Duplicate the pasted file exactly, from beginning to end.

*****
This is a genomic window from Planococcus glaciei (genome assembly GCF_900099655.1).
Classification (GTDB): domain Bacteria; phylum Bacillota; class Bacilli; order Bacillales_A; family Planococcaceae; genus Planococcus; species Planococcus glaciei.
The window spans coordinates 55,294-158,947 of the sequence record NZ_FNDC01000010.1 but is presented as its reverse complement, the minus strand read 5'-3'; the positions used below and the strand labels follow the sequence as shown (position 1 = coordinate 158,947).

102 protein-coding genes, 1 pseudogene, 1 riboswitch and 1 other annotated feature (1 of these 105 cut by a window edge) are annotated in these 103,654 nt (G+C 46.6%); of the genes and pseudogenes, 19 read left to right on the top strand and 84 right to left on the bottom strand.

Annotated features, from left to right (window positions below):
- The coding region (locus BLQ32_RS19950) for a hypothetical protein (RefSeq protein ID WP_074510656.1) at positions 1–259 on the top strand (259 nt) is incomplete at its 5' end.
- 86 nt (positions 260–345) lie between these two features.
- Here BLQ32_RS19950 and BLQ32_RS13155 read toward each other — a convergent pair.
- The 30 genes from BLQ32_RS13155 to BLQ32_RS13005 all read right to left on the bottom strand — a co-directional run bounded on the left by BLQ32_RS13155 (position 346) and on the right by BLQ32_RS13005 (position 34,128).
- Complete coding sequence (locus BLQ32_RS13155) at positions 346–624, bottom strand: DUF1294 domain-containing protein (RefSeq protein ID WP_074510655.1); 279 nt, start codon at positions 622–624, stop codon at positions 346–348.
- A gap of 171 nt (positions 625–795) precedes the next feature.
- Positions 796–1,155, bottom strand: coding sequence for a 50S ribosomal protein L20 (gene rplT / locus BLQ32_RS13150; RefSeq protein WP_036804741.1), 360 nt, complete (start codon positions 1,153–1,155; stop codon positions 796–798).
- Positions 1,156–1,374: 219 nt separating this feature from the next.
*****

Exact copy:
This is a genomic window from Planococcus glaciei (genome assembly GCF_900099655.1).
Classification (GTDB): domain Bacteria; phylum Bacillota; class Bacilli; order Bacillales_A; family Planococcaceae; genus Planococcus; species Planococcus glaciei.
The window spans coordinates 55,294-158,947 of the sequence record NZ_FNDC01000010.1 but is presented as its reverse complement, the minus strand read 5'-3'; the positions used below and the strand labels follow the sequence as shown (position 1 = coordinate 158,947).

102 protein-coding genes, 1 pseudogene, 1 riboswitch and 1 other annotated feature (1 of these 105 cut by a window edge) are annotated in these 103,654 nt (G+C 46.6%); of the genes and pseudogenes, 19 read left to right on the top strand and 84 right to left on the bottom strand.

Annotated features, from left to right (window positions below):
- The coding region (locus BLQ32_RS19950) for a hypothetical protein (RefSeq protein ID WP_074510656.1) at positions 1–259 on the top strand (259 nt) is incomplete at its 5' end.
- 86 nt (positions 260–345) lie between these two features.
- Here BLQ32_RS19950 and BLQ32_RS13155 read toward each other — a convergent pair.
- The 30 genes from BLQ32_RS13155 to BLQ32_RS13005 all read right to left on the bottom strand — a co-directional run bounded on the left by BLQ32_RS13155 (position 346) and on the right by BLQ32_RS13005 (position 34,128).
- Complete coding sequence (locus BLQ32_RS13155) at positions 346–624, bottom strand: DUF1294 domain-containing protein (RefSeq protein ID WP_074510655.1); 279 nt, start codon at positions 622–624, stop codon at positions 346–348.
- A gap of 171 nt (positions 625–795) precedes the next feature.
- Positions 796–1,155, bottom strand: coding sequence for a 50S ribosomal protein L20 (gene rplT / locus BLQ32_RS13150; RefSeq protein WP_036804741.1), 360 nt, complete (start codon positions 1,153–1,155; stop codon positions 796–798).
- Positions 1,156–1,374: 219 nt separating this feature from the next.